Attendance. Come to class and please, be on time. You are responsible for what is covered and discussed in class. IF you have to miss class, get notes from another student, look them over, then come by to see me with any questions.

Plagiarism. Using the words of others without proper quotations and citations is not allowed. Any time you "cut and paste" from the web or copy others', you render the assignment useless. Plagiarism does not help you to develop critical thinking and basic writing skills, and it is usually easy for instructors to discern. Why even bother? Reading, writing, then thinking about significance is not easy; it requires time and thoughtfulness. If you put in the time, you will be amazed by your ability write engaging essays. Really.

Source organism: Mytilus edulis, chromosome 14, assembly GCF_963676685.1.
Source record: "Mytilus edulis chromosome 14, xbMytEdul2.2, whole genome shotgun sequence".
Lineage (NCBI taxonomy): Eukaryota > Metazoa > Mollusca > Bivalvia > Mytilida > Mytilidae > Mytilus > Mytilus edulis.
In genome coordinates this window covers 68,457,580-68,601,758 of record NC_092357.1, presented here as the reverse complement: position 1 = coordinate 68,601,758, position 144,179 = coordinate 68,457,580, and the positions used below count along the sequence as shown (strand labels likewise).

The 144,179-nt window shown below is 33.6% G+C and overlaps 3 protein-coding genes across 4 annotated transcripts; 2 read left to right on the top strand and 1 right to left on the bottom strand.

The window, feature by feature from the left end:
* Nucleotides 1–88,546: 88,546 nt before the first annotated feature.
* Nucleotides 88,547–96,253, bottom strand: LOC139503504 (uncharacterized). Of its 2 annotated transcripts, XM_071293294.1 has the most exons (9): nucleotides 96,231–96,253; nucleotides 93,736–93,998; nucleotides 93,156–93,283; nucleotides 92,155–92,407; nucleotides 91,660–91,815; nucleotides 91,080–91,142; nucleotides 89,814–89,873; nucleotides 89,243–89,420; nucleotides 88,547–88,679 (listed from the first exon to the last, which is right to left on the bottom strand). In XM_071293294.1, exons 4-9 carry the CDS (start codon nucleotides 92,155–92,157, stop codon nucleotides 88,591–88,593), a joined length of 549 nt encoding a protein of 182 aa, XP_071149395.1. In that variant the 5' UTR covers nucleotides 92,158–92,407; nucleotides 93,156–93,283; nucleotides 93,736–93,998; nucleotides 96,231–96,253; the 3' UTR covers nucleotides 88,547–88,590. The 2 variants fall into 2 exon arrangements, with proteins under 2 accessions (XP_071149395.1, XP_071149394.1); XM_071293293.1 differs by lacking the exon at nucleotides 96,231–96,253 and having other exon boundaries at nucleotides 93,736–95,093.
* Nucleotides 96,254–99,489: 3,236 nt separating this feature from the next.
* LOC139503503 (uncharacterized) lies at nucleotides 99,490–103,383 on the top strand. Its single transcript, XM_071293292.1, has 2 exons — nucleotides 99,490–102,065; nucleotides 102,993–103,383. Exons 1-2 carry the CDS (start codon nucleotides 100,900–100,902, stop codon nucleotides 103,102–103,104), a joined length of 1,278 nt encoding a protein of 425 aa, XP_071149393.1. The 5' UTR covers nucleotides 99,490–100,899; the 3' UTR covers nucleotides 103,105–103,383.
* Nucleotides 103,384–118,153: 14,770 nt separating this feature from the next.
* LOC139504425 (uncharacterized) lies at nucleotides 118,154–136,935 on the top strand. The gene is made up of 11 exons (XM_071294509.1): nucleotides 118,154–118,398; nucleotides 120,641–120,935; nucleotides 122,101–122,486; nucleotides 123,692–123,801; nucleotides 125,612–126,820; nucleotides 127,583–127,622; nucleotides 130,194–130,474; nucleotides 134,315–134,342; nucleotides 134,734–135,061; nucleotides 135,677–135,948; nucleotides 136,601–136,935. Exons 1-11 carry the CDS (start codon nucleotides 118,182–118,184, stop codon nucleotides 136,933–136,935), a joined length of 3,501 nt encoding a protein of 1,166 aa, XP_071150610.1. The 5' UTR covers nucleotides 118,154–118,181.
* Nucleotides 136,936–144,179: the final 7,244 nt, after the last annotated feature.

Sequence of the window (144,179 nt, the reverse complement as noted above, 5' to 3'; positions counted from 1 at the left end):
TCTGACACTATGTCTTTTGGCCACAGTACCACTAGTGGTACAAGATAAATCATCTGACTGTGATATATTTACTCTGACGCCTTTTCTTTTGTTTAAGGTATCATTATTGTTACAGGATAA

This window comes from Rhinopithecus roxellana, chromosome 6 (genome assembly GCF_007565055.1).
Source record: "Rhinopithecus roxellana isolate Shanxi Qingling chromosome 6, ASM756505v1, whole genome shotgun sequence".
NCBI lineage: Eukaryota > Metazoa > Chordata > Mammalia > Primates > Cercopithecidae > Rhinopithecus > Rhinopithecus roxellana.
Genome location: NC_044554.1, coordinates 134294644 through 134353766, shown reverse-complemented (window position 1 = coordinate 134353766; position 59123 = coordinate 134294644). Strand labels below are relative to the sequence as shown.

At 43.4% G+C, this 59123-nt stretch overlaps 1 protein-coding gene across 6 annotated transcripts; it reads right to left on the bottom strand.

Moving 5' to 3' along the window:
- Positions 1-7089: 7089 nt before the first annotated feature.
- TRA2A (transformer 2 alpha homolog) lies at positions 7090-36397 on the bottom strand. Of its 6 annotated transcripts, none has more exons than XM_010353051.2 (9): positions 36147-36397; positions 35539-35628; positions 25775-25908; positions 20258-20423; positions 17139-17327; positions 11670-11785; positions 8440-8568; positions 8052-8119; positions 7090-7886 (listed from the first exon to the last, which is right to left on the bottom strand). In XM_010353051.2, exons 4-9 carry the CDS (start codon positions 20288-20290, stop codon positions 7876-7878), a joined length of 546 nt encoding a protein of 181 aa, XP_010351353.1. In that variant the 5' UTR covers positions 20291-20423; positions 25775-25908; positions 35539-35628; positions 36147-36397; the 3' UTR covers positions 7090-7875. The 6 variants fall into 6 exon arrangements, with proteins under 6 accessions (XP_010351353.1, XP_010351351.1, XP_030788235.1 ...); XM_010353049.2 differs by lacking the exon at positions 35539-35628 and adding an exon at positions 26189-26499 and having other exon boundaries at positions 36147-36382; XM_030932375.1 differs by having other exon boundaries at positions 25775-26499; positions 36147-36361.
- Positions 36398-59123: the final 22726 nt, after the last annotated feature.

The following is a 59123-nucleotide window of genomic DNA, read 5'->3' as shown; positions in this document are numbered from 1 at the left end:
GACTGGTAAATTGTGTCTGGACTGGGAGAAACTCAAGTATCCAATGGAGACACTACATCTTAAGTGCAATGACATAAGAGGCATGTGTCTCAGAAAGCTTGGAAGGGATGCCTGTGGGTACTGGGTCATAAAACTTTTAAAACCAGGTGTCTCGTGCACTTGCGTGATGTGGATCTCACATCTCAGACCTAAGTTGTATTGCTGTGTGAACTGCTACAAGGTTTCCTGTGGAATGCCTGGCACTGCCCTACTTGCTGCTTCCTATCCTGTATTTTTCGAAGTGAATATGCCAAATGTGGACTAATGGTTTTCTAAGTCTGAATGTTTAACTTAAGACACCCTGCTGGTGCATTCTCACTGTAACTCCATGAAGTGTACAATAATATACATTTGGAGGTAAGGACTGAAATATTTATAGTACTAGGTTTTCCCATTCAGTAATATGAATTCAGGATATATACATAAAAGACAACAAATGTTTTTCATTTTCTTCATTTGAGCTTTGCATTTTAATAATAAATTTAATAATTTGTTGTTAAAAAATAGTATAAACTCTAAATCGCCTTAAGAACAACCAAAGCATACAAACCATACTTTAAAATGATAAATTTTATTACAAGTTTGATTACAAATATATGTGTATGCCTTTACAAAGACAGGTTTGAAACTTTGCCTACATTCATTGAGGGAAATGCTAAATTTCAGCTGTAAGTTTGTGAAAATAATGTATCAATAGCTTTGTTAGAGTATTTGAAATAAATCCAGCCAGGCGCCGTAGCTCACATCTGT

Also, you may ONLY use class material in your essays--that is, the required books and the additional Moodle readings, as well as class lectures and discussions.

Required Readng:

1-James Henretta et al, America A Concise History V. 1 (9th Edtiion, on Reserve at Oviatt)
2-Mary Beth Norton, Seperated by their Sex (on Reserve at Oviatt)
3-Alan Taylor, The Internal Enemy (on Reserve at Oviatt)
4-Joan Waugh & Gary Gallagher, The American War (on Reserve at Oviatt)